Separate from providing guidance and strategy on plan design, Milliman helped the client roll out a secret weapon: Milliman’s voluntary automatic savings increase tool. To be clear, the plan design changes mandated a 1% annual increase up to 10% for any participant who is automatically enrolled. The voluntary automatic savings increase tool is a feature of Milliman’s website that allows participants to elect their own automatic increase schedule. It is a convenient mechanism to help participants update or confirm their current savings rate and choose an annual increase date, the annual incremental increase, and the maximum savings rate. For example, a participant may elect to save at 5% with an annual 1% increase every September 1 until the savings rate reaches 12%. Participants can provide their email address in order to receive a reminder a few weeks before the scheduled annual increase.
The voluntary automatic savings increase tool was not expected to have a major impact. Instead, it was considered something useful to help chip away at the lost 11.5% of annual DB benefits. It was also considered a means for those participants on a tight budget who were not automatically enrolled to increase their savings rates at their own pace.
Two years after implementing the plan design changes, the 401(k) plan has achieved higher participation and greater savings rates. The statistics were highly anticipated given the known positive effects of automatic enrollment.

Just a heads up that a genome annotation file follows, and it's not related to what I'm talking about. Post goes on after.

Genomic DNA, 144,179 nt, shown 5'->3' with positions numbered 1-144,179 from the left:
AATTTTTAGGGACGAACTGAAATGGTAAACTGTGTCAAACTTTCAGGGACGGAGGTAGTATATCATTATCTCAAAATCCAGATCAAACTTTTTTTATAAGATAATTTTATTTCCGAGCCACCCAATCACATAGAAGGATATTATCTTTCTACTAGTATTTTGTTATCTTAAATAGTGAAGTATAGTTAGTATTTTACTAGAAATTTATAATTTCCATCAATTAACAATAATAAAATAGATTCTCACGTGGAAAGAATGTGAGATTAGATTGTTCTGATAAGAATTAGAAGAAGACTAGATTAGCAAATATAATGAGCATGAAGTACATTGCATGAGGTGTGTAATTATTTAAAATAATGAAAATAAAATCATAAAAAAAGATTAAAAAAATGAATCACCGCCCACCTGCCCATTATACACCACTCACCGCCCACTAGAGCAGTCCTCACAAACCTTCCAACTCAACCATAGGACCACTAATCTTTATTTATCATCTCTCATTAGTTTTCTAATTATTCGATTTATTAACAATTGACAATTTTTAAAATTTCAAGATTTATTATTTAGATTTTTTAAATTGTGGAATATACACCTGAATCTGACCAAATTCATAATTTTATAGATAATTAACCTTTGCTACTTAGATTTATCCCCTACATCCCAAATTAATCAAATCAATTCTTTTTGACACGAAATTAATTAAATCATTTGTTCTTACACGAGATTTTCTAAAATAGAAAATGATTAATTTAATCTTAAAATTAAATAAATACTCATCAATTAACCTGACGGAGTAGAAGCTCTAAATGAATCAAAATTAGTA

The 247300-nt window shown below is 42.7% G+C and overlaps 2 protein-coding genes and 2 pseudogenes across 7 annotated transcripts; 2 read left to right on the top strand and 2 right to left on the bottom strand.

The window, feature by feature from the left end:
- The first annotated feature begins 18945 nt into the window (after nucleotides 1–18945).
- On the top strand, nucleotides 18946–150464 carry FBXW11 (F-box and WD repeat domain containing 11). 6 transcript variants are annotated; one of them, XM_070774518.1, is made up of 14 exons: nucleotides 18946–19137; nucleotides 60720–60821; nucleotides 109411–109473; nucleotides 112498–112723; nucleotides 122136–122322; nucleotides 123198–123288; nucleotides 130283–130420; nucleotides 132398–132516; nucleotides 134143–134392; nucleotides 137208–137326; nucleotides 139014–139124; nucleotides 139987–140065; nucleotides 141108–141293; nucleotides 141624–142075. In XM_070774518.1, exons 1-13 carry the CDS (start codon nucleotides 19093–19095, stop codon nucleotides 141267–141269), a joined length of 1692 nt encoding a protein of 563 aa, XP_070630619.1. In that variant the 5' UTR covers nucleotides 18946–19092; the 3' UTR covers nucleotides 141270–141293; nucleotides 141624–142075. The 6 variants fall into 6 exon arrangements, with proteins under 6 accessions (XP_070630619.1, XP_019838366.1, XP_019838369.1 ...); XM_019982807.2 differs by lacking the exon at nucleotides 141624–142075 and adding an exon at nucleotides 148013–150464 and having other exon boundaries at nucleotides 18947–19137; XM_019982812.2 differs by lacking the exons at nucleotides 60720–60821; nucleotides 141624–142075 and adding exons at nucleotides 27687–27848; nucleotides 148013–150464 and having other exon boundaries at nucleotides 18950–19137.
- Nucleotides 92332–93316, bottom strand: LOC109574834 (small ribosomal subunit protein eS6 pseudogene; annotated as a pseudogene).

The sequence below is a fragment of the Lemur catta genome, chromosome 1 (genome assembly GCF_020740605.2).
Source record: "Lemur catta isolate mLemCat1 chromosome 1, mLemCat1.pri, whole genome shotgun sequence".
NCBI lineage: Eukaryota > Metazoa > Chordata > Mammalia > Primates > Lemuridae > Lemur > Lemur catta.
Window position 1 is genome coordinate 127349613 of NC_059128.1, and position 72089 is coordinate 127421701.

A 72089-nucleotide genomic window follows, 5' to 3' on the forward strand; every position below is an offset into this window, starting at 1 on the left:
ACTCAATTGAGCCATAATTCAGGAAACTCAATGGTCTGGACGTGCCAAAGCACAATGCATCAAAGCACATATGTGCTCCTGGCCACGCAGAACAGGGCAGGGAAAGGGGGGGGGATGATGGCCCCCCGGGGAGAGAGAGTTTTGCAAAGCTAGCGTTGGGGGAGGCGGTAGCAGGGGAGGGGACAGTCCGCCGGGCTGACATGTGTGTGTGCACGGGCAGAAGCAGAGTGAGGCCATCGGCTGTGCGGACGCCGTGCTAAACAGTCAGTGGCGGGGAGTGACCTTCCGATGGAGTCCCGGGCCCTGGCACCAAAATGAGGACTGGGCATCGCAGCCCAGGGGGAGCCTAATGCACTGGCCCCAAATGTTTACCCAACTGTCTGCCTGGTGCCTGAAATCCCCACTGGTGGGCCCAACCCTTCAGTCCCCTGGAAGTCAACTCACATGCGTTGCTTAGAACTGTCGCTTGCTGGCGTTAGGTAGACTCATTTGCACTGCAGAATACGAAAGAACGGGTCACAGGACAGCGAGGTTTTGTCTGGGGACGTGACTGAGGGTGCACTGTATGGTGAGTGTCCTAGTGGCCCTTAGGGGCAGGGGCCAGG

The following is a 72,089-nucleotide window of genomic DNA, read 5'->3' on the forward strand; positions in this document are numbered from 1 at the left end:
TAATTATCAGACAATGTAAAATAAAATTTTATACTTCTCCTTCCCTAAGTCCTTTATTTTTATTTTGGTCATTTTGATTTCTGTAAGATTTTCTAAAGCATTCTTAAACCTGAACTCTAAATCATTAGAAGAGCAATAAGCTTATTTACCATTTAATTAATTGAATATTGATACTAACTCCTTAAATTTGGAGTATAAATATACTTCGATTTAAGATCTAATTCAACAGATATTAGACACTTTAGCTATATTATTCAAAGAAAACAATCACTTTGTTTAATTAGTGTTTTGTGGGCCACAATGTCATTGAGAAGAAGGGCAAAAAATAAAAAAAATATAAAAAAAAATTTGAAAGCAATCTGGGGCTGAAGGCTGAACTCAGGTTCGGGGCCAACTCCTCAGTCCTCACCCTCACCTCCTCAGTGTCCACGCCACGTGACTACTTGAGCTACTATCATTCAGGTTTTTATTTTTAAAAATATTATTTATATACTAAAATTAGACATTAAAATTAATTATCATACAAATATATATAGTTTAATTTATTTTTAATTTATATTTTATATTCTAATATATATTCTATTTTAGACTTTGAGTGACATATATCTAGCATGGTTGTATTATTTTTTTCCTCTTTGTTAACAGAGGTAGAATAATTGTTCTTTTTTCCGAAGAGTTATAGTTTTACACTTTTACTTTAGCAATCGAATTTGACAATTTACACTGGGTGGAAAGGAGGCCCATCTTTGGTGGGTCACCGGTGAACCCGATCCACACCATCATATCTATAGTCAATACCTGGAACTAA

||One year before the change
||Right before the change
||One year later
||Two years later
|Average savings rate
The most surprising statistics were regarding the quiet impact of the voluntary automatic savings increase tool. After two years, over a quarter of the bank’s participants have used this feature and voluntarily elected an increase schedule.
As seen in the table below, the average expected total increase in the savings rate for the 35 participants who elected auto-increase is 5.9%, which will roughly double the current average savings rate for this group. This increase, combined with the expanded profit-sharing contribution, is projected to close the 11.5% gap for many employees.
|Summary of Scheduled Increases in Savings Rates
||Not Auto-Enrolled (or Auto Enroll opt-outs)
|Mandatory Auto-Increase of 1% up to 10%
||Voluntary Auto-Increase Elected
||Voluntary Auto-Increase Not Elected
|Percentage of Eligible Actives
|Current Avg Savings Rate
|Ultimate Avg Savings Rate
|Increase in Avg Savings Rate
* This is the impact of the voluntary auto-increase tool.
Scheduled auto-increases for the voluntary auto-increase group vary from participant to participant, ranging from a 1% total increase to a 15% total increase. Roughly three-quarters of those making this election are scheduled to increase to an eventual rate of at least 10%. This group includes those with relatively lower wages who are presumed to be on a tighter budget. The average compensation of this group is 20% less than the average compensation for all employees.
|Voluntary Auto-Increase Group
|Ultimate Savings Rate
||Percentage of Group
|Less than 10%
|More than 10%
Employees are recognizing the need to save more and have used the automatic savings increase tool to take charge of their savings. Time will tell if the bank’s participants who have elected to voluntarily auto-increase their savings rates will maintain their elections or ultimately change them. Milliman’s voluntary automatic savings increase tool helped address the bank’s lingering concerns with their plan design changes. Employees who have used the tool continue to use it to take charge of their savings in the 401(k) plan in the wake of the DB plan freeze. And those on a tight budget who were not auto-enrolled have an easy tool to increase their savings rates gradually at their own pace.